What is it like to be the caretaker of Bud Browne’s films and materials? When you look at the work of Bud Browne, what do you take away from it?
Bud Browne never married or had children. I was hānai to him in so many ways. The scope of his work is daunting because of the breadth of it all. There are times that I simply cannot believe the faith he had in bequeathing it to such a small person like myself. Each day I ponder this. Seriously. Every single day. I’ll be honest, at times I fear it’s cost me living my own life because I’ve become consumed with the preservation of others, some who have now passed on. What do I think when I look at the work of Bud Browne? I think of how much work there is yet to be done. I think of how much he loved me, and how much I loved him.

What can we look forward to in this year’s closing night film Going Surfin’?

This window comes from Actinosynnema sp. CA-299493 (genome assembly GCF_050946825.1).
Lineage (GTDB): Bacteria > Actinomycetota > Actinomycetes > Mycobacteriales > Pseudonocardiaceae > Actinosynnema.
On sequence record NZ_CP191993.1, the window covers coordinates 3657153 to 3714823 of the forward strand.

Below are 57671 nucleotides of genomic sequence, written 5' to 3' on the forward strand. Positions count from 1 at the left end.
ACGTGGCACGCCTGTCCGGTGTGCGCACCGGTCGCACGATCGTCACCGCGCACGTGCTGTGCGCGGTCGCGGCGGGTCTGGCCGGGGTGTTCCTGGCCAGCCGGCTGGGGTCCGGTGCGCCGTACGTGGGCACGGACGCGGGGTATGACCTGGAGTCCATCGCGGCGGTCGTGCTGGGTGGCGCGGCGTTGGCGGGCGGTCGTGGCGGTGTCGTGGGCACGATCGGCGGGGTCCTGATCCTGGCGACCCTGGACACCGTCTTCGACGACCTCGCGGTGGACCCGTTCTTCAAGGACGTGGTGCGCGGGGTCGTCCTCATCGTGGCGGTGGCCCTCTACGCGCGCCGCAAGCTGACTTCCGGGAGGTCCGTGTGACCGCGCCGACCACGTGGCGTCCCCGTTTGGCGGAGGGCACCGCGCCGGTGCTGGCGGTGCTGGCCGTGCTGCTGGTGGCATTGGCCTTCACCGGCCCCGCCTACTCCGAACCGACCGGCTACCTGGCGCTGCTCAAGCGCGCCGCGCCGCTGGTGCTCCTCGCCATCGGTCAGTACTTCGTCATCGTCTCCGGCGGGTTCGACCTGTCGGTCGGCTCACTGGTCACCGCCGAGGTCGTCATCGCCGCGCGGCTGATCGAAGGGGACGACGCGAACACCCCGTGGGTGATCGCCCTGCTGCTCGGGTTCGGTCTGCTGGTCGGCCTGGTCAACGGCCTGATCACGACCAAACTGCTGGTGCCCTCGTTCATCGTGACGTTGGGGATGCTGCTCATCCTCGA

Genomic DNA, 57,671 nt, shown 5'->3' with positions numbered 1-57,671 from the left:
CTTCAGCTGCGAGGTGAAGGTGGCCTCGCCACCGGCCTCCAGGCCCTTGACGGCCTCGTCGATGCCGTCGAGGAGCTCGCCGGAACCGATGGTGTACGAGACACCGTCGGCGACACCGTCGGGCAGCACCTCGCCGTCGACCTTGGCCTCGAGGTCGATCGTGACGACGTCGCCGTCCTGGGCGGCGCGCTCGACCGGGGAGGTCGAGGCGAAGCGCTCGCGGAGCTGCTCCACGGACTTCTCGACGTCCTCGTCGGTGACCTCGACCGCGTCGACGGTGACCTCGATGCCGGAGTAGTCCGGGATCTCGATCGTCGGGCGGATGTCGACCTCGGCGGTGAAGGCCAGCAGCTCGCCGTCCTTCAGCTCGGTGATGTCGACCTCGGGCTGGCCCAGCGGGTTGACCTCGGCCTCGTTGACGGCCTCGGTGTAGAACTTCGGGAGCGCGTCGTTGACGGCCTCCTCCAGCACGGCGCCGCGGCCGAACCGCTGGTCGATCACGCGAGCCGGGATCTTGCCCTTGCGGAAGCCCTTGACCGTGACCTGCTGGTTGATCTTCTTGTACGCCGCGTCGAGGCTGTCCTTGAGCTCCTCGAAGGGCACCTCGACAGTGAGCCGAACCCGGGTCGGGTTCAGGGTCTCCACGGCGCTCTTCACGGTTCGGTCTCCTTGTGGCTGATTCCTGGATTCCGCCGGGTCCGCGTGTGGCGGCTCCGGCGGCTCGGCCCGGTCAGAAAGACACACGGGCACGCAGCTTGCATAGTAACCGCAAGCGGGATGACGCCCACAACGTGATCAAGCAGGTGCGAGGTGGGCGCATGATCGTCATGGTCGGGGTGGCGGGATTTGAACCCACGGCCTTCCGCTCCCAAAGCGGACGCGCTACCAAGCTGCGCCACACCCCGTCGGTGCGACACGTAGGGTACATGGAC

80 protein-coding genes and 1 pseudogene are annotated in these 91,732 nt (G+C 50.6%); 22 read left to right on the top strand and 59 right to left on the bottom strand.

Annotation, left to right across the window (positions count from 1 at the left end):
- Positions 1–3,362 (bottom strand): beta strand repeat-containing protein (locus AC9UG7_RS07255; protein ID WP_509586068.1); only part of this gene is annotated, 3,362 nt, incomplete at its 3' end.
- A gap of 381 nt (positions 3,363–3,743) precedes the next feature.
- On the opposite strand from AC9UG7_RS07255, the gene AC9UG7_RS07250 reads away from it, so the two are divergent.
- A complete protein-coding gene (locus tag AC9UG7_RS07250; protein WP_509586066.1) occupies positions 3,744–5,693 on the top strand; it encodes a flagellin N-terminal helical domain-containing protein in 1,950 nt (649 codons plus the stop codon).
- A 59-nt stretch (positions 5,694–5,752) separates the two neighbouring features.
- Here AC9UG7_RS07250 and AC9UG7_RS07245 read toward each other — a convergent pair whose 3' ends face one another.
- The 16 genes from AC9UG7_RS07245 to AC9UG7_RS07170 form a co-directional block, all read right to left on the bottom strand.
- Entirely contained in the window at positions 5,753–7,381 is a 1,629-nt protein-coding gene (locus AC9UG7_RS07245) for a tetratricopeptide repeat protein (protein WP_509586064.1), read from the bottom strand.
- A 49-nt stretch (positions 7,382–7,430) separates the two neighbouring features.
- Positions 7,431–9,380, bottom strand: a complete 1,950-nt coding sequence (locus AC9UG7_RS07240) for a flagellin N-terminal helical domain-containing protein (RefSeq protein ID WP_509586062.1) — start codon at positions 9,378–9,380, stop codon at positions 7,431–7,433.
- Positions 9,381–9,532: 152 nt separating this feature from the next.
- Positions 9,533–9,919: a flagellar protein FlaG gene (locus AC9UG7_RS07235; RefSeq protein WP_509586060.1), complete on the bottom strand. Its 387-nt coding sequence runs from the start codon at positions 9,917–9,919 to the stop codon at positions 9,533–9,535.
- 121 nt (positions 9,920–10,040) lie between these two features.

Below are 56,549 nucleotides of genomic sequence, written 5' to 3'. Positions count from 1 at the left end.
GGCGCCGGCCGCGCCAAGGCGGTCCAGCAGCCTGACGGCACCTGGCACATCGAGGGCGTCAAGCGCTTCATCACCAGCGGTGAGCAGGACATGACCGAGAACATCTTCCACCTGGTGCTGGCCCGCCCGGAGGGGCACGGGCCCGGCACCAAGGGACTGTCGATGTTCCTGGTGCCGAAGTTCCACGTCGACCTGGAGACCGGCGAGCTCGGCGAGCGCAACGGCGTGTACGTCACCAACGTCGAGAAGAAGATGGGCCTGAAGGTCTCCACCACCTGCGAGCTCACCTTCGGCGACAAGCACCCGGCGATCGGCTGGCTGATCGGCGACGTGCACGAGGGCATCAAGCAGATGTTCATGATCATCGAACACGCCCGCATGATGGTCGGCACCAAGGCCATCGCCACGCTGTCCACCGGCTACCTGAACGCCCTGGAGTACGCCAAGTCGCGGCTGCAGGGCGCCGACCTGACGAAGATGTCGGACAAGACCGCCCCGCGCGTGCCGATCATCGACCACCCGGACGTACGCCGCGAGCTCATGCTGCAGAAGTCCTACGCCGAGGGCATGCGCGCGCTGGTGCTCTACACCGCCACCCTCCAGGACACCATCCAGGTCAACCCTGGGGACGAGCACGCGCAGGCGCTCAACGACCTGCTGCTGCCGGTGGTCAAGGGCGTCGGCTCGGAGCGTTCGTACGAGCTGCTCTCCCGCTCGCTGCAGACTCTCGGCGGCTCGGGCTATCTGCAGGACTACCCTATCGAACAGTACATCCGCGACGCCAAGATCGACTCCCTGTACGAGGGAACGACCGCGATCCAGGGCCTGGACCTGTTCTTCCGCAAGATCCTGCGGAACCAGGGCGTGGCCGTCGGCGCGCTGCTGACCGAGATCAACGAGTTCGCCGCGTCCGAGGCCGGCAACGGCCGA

This is the perfect film selection for the 10th anniversary! Going Surfin’ was the final 16-millimeter film of Bud’s career. All roads led him to this film. He himself felt it was his finest, the one that he gave the best of himself to. I call it his Ode to Pipeline! What we can look forward to an incredible representation of surfing’s giants! Among which will be Joey Cabell, Clyde Aikau, Reno Abellira, Randy Rarick, Peter Cole, Kimo Hollinger, Jeannie Chesser, and Jock Sutherland. A special treat will be a short film about Bud produced by Ira Opper, who is also flying from the mainland to be here! The air will be filled with the smell of pikake—Bud’s favorite flowers—here where Bud captured it all, in Hawai‘i nei.

Event info: The Honolulu Surf Film Festival Closing Night features Goin Surfin’ Sunday, July 30, 6pm. Ticket includes live music by Men in Grey Suits and pūpū by EAT Honolulu. Beer, wine, and soft drinks available for purchase. A short film on Bud Browne by Ira Opper will be shown before the presentation of the featured film Going Surfin’, at 7:30pm. Get tickets here.